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Da Nang, Vietnam

Article text
Binh
After leaving Hoi An I was heading south To Ho Chi Minh City. Given that the Vietnamese rail system is virtually non-existent, the best way to travel was via an internal flight from Da Nang. Once famous for being the home of a major air base used by the United States Air Force, at the height of the war it was one of the world's busiest airports with more air traffic operations daily than any airport in the world at that time.

These days it is the fifth largest city in Vietnam but doesn't feature highly on the itinerary for todays tourists and pack-packers. After arriving at the airport at 8am only to find all the seats sold, I had eight hours to kill before the next flight south at 4.15pm. By 9am I was sat sheltered from the rain, by the waterside looking out over the South China Sea, disappointed that I was virtually losing a day of my trip.

Binh was a Motorcycle Taxi Rider. At first his offer of a tour of the 'real Vietnam' for £7 wasn't that appealing; spending the day on the back of a motorbike, in the rain, visiting the few sites Da Nang seemed to offer, but with nothing else planned...

After a traditional Vietnamese Breakfast and a visit to the War Museum, Binh showed me around the local market, always a good way to see the real side of any town when travelling. Over a late lunch, passing the last couple of hours before my flight, Binh told me a little about his life. Born and raised in Da Nang he was a teenager when war broke out and like many Vietnamese who had no particular political affiliation, he had to make a decision as to which side he supported. As the cities were controlled by the Americans, and the countryside by the Viet Cong, living in the city he supported the Americans. He preferred it that way. As he said, "if you lived in the city you supported the USA and got a job and gum. If you lived in the countryside you supported the Viet Cong and got diseases and shot"! Binh's job was to help a US Army Dentist.

When the war was over Binh was persecuted for supporting the US and was sent to a 'Re-education Camp'. These were the prison camps operated by the government of Vietnam following the end of the War. Several hundred thousand people were incarcerated in the camps and it was seen as both a means of revenge and a repression. People were imprisoned with no formal charges or trials and over 150,000 people died; thousands were tortured or abused. Prisoners were incarcerated for as long as 17 years, with most terms ranging from three to 10 years. Binh was lucky and only served one year before being released but the persecution continued and Binh, and many others who supported the US, were denied education, jobs and basic human rights. Released prisoners were placed on probation and kept under surveillance and during that time they had no official status, no exit visas, no access to government food rations and no right to send their children to school.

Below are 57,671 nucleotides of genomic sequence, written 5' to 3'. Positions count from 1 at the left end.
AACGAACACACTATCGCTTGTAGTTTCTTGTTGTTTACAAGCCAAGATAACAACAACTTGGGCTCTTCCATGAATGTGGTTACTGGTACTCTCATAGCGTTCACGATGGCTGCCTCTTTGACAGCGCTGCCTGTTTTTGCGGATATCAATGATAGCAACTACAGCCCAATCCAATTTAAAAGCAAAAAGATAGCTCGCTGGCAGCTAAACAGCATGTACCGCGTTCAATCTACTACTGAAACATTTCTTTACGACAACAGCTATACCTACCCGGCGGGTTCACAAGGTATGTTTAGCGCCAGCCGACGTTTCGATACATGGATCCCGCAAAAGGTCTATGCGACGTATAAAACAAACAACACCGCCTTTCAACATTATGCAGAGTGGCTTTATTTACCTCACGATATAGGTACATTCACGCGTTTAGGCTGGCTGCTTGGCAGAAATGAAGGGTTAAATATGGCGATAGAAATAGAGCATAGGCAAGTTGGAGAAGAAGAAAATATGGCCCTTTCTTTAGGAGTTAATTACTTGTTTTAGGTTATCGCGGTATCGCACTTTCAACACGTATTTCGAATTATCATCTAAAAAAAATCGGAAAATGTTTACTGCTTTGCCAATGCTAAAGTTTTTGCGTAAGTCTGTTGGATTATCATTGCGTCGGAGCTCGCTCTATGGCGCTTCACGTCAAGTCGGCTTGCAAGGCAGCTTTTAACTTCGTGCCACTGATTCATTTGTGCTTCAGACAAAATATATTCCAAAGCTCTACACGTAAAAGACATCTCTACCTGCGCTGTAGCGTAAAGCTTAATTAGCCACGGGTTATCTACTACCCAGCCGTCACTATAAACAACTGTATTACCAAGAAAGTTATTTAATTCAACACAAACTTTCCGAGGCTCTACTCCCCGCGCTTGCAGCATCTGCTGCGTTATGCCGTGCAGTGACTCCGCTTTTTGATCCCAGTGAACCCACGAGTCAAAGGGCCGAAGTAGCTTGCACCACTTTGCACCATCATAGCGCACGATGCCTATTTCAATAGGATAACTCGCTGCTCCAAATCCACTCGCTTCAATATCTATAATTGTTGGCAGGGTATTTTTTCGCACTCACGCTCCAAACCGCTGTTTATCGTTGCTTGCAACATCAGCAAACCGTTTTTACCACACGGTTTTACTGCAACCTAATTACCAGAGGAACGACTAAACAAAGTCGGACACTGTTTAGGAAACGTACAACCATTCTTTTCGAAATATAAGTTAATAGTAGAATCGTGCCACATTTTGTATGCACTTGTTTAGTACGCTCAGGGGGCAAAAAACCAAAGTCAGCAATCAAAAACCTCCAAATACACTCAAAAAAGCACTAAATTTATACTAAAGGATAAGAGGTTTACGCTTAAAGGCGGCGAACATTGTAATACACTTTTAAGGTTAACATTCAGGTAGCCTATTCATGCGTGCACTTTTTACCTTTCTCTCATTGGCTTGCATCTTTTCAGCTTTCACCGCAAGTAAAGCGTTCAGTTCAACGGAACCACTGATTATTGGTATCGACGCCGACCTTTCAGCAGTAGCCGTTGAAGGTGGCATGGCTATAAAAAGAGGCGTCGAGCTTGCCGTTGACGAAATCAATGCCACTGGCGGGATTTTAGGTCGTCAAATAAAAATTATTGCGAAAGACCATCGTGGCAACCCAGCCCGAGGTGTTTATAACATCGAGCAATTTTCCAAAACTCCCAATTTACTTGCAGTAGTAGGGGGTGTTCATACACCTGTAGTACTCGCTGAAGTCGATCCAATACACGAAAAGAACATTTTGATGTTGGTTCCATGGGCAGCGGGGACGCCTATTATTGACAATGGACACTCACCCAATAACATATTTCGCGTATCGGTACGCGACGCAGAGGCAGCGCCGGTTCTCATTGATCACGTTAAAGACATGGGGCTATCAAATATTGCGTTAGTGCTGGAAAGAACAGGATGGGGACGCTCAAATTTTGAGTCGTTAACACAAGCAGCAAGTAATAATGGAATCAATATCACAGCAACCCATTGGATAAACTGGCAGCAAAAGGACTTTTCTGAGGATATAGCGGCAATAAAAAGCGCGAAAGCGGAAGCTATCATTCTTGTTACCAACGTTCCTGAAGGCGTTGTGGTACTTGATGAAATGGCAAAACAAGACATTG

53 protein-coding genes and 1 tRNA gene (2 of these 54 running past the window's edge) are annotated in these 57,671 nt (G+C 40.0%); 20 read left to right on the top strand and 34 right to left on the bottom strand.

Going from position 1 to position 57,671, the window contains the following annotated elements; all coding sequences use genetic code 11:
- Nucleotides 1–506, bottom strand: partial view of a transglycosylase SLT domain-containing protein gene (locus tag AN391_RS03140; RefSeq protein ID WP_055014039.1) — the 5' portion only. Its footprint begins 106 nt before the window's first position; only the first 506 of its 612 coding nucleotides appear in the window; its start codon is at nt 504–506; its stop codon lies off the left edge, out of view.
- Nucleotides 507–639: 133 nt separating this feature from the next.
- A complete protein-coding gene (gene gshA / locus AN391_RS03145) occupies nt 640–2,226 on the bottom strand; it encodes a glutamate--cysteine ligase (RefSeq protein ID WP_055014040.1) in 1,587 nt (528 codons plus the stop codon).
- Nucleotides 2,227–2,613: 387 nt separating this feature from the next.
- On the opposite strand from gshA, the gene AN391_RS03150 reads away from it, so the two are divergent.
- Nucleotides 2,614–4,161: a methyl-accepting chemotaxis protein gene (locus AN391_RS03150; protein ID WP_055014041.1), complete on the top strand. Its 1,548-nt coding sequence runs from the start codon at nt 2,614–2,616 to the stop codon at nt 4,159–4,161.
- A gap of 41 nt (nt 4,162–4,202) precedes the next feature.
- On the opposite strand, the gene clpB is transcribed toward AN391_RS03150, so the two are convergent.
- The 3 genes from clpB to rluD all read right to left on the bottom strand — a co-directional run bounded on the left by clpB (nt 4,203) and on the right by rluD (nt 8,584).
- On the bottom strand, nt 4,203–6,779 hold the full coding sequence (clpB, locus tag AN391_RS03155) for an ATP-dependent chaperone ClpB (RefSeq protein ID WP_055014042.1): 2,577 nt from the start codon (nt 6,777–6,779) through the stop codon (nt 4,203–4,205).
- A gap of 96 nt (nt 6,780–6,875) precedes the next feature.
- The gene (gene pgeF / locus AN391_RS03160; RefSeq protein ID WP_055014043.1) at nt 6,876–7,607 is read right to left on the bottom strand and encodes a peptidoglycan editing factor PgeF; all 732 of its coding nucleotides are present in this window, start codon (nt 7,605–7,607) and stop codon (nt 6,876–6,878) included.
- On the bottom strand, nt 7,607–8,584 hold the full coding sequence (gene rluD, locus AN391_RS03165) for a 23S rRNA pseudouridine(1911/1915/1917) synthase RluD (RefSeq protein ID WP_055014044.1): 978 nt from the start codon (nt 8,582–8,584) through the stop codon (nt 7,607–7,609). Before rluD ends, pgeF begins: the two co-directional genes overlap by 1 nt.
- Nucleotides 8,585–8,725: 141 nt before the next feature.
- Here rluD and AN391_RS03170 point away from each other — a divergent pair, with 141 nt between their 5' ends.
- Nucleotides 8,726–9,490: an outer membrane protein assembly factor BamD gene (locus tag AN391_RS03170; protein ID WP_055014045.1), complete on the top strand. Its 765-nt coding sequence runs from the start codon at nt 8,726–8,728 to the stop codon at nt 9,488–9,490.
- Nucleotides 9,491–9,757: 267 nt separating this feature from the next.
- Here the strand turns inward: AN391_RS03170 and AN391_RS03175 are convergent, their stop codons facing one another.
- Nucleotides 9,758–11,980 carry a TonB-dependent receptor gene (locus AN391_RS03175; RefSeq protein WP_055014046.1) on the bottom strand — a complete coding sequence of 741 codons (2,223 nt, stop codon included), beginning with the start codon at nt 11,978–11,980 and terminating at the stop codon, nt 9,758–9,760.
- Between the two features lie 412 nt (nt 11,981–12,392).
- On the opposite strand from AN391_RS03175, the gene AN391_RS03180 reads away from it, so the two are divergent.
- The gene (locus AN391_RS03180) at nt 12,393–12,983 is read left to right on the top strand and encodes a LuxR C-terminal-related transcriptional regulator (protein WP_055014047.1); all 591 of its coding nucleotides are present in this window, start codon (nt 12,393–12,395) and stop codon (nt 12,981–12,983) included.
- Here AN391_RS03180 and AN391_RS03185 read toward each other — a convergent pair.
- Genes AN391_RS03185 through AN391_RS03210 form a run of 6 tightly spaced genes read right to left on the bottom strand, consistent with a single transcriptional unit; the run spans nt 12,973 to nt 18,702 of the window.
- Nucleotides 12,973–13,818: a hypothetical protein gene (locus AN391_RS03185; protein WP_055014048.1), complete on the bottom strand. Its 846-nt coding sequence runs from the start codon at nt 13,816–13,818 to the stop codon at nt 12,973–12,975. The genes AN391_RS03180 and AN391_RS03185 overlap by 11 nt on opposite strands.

A couple of years after the end of the war the American dentist returned to Da Nang and sought out Binh. When he found him, he gave him enough money to buy a cycle rickshaw and to the dignity to work. Binh was able to provide for his family and even able to educate his daughter. He used the rickshaw until it was virtually falling apart. The Dentist kept in touch with Binh and returned to Da Nang once again and gave him $500. Along with the his meagre savings Bing was able to buy a Honda motorcycle and start a taxi business. This was the same Honda that Binh was still using when I met him years later, although it was on its last legs and he struggled to get it going after each stop.

Binh also told me that he was exceptionally proud at the moment as his daughter had just become the first member of his family to be accepted into Da Nang University.

Binh also told me that his name meant 'Peace' in Vietnamese. It was humbling meeting him.